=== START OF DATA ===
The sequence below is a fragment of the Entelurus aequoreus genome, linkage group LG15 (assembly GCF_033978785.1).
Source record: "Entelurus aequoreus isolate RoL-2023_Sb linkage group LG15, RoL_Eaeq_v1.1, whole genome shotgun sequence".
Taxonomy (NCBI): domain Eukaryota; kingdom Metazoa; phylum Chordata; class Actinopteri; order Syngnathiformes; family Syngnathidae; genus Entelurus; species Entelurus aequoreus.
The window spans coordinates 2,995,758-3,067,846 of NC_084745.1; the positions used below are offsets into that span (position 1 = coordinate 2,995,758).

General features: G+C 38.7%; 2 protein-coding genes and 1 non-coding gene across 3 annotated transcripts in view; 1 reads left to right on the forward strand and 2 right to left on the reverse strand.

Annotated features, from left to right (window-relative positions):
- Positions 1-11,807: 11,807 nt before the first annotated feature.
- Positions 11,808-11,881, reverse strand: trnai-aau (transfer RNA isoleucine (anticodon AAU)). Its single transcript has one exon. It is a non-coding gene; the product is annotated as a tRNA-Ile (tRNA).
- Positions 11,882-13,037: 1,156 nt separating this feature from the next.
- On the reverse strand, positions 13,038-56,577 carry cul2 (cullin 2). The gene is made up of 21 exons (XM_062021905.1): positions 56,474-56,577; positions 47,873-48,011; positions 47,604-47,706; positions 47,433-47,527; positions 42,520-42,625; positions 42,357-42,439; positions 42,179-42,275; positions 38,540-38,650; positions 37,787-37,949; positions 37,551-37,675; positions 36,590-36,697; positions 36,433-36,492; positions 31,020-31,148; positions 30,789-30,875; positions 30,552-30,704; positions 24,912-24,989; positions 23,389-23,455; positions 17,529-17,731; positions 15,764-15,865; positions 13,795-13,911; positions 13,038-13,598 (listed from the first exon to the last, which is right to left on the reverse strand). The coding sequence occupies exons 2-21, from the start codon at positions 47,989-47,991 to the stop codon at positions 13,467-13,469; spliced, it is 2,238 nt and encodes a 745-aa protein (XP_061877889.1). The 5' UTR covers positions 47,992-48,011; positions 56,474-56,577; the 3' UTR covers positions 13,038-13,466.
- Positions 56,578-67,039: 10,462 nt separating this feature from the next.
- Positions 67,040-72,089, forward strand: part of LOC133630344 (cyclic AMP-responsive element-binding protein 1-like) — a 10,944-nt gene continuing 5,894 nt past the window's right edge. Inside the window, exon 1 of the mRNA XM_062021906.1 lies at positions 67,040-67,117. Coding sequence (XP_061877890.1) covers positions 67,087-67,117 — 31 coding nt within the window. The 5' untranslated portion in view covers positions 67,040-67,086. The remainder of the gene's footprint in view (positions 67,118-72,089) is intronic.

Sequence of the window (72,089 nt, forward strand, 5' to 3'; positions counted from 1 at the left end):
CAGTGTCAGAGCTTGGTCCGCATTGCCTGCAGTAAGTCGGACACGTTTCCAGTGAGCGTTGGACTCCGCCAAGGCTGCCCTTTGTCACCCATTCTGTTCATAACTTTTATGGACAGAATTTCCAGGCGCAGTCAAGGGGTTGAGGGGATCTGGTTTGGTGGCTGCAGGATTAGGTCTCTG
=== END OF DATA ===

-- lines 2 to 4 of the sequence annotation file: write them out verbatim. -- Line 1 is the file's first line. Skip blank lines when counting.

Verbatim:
Source record: "Entelurus aequoreus isolate RoL-2023_Sb linkage group LG15, RoL_Eaeq_v1.1, whole genome shotgun sequence".
Taxonomy (NCBI): domain Eukaryota; kingdom Metazoa; phylum Chordata; class Actinopteri; order Syngnathiformes; family Syngnathidae; genus Entelurus; species Entelurus aequoreus.
The window spans coordinates 2,995,758-3,067,846 of NC_084745.1; the positions used below are offsets into that span (position 1 = coordinate 2,995,758).